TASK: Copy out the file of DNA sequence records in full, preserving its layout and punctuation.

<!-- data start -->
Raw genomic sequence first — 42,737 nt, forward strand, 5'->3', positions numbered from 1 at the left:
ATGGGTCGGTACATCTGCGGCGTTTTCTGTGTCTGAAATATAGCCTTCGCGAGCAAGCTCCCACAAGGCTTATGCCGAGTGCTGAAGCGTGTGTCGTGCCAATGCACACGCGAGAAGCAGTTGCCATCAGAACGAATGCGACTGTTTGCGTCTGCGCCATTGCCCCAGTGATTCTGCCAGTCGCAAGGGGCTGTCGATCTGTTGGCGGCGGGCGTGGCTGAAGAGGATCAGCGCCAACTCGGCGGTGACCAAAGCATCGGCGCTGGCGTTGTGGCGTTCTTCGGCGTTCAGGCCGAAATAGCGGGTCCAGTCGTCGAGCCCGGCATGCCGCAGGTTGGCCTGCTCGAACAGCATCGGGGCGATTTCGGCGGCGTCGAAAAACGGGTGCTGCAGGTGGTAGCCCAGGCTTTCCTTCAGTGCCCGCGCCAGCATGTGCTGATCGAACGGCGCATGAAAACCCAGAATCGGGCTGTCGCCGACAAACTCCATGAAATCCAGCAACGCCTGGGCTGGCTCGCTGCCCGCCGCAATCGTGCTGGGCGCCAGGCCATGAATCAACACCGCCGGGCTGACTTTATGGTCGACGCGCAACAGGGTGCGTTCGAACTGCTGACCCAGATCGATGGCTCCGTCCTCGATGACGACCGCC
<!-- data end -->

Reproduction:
Raw genomic sequence first — 42,737 nt, forward strand, 5'->3', positions numbered from 1 at the left:
ATGGGTCGGTACATCTGCGGCGTTTTCTGTGTCTGAAATATAGCCTTCGCGAGCAAGCTCCCACAAGGCTTATGCCGAGTGCTGAAGCGTGTGTCGTGCCAATGCACACGCGAGAAGCAGTTGCCATCAGAACGAATGCGACTGTTTGCGTCTGCGCCATTGCCCCAGTGATTCTGCCAGTCGCAAGGGGCTGTCGATCTGTTGGCGGCGGGCGTGGCTGAAGAGGATCAGCGCCAACTCGGCGGTGACCAAAGCATCGGCGCTGGCGTTGTGGCGTTCTTCGGCGTTCAGGCCGAAATAGCGGGTCCAGTCGTCGAGCCCGGCATGCCGCAGGTTGGCCTGCTCGAACAGCATCGGGGCGATTTCGGCGGCGTCGAAAAACGGGTGCTGCAGGTGGTAGCCCAGGCTTTCCTTCAGTGCCCGCGCCAGCATGTGCTGATCGAACGGCGCATGAAAACCCAGAATCGGGCTGTCGCCGACAAACTCCATGAAATCCAGCAACGCCTGGGCTGGCTCGCTGCCCGCCGCAATCGTGCTGGGCGCCAGGCCATGAATCAACACCGCCGGGCTGACTTTATGGTCGACGCGCAACAGGGTGCGTTCGAACTGCTGACCCAGATCGATGGCTCCGTCCTCGATGACGACCGCC